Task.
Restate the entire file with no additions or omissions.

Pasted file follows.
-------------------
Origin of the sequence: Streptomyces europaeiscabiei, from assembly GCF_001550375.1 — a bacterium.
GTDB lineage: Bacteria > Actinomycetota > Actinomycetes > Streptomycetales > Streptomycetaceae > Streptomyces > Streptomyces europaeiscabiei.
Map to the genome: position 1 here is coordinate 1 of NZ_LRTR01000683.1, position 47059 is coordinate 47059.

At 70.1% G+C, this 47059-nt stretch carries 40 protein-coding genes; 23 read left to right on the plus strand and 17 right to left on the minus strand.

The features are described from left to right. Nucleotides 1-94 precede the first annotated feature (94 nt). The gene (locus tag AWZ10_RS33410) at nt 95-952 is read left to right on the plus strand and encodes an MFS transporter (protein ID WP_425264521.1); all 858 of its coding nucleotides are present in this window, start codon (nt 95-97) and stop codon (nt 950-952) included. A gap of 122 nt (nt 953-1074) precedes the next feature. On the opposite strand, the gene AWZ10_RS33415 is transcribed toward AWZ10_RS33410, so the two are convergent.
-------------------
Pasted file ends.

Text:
Origin of the sequence: Streptomyces europaeiscabiei, from assembly GCF_001550375.1 — a bacterium.
GTDB lineage: Bacteria > Actinomycetota > Actinomycetes > Streptomycetales > Streptomycetaceae > Streptomyces > Streptomyces europaeiscabiei.
Map to the genome: position 1 here is coordinate 1 of NZ_LRTR01000683.1, position 47059 is coordinate 47059.

At 70.1% G+C, this 47059-nt stretch carries 40 protein-coding genes; 23 read left to right on the plus strand and 17 right to left on the minus strand.

The features are described from left to right. Nucleotides 1-94 precede the first annotated feature (94 nt). The gene (locus tag AWZ10_RS33410) at nt 95-952 is read left to right on the plus strand and encodes an MFS transporter (protein ID WP_425264521.1); all 858 of its coding nucleotides are present in this window, start codon (nt 95-97) and stop codon (nt 950-952) included. A gap of 122 nt (nt 953-1074) precedes the next feature. On the opposite strand, the gene AWZ10_RS33415 is transcribed toward AWZ10_RS33410, so the two are convergent.